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Thread Subject:
Java Component Focus Question.

Subject: Java Component Focus Question.

From: Jerry Muir

Date: 3 Dec, 2007 18:00:14

Message: 1 of 4

Hello all,

I have been searching for some time for a solution to focus
issues when using java components in a matlab GUI.
I can't seam to find a way to programmatically set the focus
on a given field. See below example.

Example:

function Focus_Issue()
 
screenSize = get(0,'ScreenSize');
gui = figure();
hiight = 200;
width = 300;
set(gui, 'Position', [screenSize(3)/2 screenSize(4)/2 width
hiight] );
set(gui, 'Tag', 'main_gui' );
set(gui, 'MenuBar', 'none' );
set(gui, 'NumberTitle','off');
set(gui, 'Name', 'Graphical User Interface' );
 
lowPos = [50 35 200 20];
middlePos = [50 80 200 20];
highPos = [50 125 200 20];
 
pwField1 = javax.swing.JPasswordField(20);
pwField2 = javax.swing.JPasswordField(20);
pwField3 = javax.swing.JPasswordField(20);
javacomponent(pwField1, lowPos);
javacomponent(pwField2, middlePos);
javacomponent(pwField3, highPos);
 
%pwField1.requestFocus
% Does nothing, returns false.
 
%uicontrol(pwField1);
% returns following error:
% ??? Error using ==> uicontrol
% Arguments may only include figure, uicontainer, or
uicontrol handle and param/value pairs.


Any suggestions would be appreciated.

Subject: Java Component Focus Question.

From: Yair Altman

Date: 3 Dec, 2007 20:17:15

Message: 2 of 4

"Jerry Muir" <gerard_muir.nospam@lord.com> wrote in message
<fj1g7e$iq9$1@fred.mathworks.com>...
> Hello all,
>
> I have been searching for some time for a solution to focus
> issues when using java components in a matlab GUI.
> I can't seam to find a way to programmatically set the focus
> on a given field. See below example.
[snip]
> %pwField1.requestFocus
> % Does nothing, returns false.

...works for me on ML 7.4 (R2007a)...

Try the following variation:

[hj,hc]=javacomponent(pwField1,lowPos);
hj.requestFocus;

Yair Altman
http://ymasoftware.com

Subject: Java Component Focus Question.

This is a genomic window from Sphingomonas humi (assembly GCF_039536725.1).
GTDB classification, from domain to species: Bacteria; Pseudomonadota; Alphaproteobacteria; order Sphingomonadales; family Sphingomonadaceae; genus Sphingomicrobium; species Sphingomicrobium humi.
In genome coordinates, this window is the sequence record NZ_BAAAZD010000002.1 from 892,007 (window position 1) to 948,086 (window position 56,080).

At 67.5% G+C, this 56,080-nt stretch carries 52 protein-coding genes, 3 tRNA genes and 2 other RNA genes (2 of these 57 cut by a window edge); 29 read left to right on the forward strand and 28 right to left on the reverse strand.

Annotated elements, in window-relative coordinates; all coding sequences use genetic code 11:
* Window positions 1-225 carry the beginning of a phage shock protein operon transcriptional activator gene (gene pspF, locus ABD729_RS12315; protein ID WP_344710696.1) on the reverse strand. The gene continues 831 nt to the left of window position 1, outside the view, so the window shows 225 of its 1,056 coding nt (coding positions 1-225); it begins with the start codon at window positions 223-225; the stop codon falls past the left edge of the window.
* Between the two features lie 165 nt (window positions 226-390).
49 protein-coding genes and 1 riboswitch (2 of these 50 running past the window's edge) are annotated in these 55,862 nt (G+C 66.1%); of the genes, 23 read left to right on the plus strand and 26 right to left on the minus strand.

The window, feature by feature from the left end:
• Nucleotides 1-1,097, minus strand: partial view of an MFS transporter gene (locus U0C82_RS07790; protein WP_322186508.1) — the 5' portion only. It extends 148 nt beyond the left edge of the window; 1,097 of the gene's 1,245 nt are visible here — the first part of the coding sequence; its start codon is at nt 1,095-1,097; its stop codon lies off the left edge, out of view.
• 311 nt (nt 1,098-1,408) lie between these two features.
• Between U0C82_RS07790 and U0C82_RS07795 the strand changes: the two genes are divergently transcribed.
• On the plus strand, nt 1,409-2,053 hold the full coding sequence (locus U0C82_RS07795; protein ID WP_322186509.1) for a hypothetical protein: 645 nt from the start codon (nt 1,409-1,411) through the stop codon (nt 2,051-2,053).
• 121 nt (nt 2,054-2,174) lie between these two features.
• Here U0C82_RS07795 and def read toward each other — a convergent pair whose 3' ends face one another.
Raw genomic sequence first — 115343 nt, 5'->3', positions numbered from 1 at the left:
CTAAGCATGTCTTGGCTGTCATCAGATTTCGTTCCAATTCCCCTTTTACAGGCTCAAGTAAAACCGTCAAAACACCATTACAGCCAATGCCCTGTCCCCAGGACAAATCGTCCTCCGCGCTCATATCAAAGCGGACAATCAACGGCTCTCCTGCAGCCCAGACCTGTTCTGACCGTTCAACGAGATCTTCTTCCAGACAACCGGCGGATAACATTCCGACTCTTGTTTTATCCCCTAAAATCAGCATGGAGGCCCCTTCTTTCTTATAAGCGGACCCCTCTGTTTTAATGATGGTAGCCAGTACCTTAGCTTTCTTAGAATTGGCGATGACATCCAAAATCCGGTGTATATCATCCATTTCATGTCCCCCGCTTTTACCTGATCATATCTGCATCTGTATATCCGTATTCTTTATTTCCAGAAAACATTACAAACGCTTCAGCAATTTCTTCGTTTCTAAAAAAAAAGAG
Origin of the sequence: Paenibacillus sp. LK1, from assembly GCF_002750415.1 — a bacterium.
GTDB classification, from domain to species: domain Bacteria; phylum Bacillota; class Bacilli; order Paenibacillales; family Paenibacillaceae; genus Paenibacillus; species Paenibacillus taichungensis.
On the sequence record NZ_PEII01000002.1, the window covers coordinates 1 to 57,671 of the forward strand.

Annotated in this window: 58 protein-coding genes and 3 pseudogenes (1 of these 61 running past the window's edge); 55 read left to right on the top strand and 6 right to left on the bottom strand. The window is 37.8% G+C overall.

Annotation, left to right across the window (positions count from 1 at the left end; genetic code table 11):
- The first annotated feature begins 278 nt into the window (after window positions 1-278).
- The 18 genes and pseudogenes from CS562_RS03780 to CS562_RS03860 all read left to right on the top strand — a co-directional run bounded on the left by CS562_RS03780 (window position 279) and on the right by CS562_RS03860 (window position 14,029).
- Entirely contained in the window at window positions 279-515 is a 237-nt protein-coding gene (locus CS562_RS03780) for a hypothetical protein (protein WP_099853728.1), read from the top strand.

From: Jerry Muir

Date: 4 Dec, 2007 23:38:26

Message: 3 of 4

Hi Yair,

Thanks for looking in to my question. I found the cause to
be a race condition. I looks like I am trying to call
methods on the java object before the class loader has
finished creating it. If I added a pause to my code as shown
below it works fine.

....
javacomponent(pwField1,lowPos);
javacomponent(pwField2, middlePos);
javacomponent(pwField3, highPos);

pause(0.1); % Insure the object has time to be created.
pwField3.requestFocus;

So this brings up a second question, Is there a way to wait
on the class loader to finish before continuing the program
execution?

Subject: Java Component Focus Question.

From: Yair Altman

Date: 4 Jan, 2008 13:31:22

Message: 4 of 4

"Jerry Muir" <gerard_muir.nospam@lord.com> wrote in message
<fj4odi$7ke$1@fred.mathworks.com>...
> Hi Yair,
>
> Thanks for looking in to my question. I found the cause to
> be a race condition. I looks like I am trying to call
> methods on the java object before the class loader has
> finished creating it. If I added a pause to my code as
> shown below it works fine.
>
> ....
> javacomponent(pwField1,lowPos);
> javacomponent(pwField2, middlePos);
> javacomponent(pwField3, highPos);
>
> pause(0.1); % Insure the object has time to be created.
> pwField3.requestFocus;
>
> So this brings up a second question, Is there a way to
> wait on the class loader to finish before continuing the
> program execution?

Sorry for the belated response: The "semi-official" way to
solve this is to use awtinvoke() for all Java GUI
invocations, and awtcreate() for their creation. This places
the method invoked on the Java event thread queue, ensuring
it's executed sequentially. The syntax pwField3.requestFocus
apparently runs on the main Matlab thread, and so is not
guarantied to occur after the Java components finish loading
& rendering. However, awtinvoke is not trivial to use, and
also has several limitations. Note that while MathWorks
advises Java users to use awtinvoke & awtcreate instead of
the direct-invocation syntax for the above reason, they have
still not made these functions officially supported.

In practice, the pause() method, while ugly and unsafe, is
in fact the easiest and fastest solution to program. Call me
a bad programmer, but I rarely use awtcreate/awtinvoke
nowadays. Normally, only a few milliseconds pause is needed:
pause(0.005); heavy Java components (like a JTable full of
data etc.) may need more. Use try-catch to solve these cases.

Yair Altman

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